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The New Yorker’s editor in chief on what it means to be a legacy publisher in 2016: Readers aren’t looking for a cheaper, dumber version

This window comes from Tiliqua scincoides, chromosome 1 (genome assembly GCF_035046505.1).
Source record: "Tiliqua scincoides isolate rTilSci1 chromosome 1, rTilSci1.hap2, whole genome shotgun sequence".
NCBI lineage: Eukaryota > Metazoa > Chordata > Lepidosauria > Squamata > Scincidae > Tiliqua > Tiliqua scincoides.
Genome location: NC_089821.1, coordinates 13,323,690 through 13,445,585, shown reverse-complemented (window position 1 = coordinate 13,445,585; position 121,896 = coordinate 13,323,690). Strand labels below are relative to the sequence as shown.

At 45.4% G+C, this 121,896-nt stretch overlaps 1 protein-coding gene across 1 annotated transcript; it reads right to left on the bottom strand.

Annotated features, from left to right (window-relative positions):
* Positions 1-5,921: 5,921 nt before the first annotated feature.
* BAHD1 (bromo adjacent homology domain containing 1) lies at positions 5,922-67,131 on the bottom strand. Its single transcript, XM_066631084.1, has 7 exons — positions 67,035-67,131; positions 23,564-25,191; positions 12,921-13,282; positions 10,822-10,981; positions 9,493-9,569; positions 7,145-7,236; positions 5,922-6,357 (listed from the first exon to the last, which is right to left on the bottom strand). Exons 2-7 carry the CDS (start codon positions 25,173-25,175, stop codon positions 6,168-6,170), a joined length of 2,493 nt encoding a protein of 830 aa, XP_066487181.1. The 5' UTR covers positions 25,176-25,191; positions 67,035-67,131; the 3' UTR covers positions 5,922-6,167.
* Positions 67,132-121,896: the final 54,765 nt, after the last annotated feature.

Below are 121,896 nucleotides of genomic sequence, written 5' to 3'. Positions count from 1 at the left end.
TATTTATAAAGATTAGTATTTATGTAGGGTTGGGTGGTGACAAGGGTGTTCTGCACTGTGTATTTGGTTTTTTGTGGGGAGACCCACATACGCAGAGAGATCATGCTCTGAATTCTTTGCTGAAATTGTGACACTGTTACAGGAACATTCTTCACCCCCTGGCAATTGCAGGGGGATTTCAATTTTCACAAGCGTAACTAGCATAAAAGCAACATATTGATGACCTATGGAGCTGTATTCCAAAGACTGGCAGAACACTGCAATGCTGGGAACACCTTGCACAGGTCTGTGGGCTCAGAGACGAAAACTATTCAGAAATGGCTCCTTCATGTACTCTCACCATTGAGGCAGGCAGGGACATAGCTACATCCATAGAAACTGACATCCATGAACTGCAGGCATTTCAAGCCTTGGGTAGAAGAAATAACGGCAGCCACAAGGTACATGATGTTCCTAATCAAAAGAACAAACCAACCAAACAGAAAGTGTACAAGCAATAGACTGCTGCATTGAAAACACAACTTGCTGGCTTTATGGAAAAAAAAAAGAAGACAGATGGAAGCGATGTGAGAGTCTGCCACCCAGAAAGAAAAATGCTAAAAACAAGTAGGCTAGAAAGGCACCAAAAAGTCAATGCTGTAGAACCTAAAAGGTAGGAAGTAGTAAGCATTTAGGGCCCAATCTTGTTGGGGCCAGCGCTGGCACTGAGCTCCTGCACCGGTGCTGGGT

“We have longstanding values and that’s never going to change,” New Yorker editor in chief David Remnick tells Digiday about what it means to be a legacy publisher in 2016. “At the same time, I live in the contemporary world and am completely alive to the possibility and complications of change. … What’s changed is the ability to deliver The New Yorker on the Internet. The possibility of working with public radio and television. Our business has changed. But as I’ve said, my job in this extended historical moment is to get us across a tech revolution with our souls intact. And be who we want to be and not just turn us into a cheapened version of ourselves. Our readers don’t want a lesser, cheaper, dumber version.”

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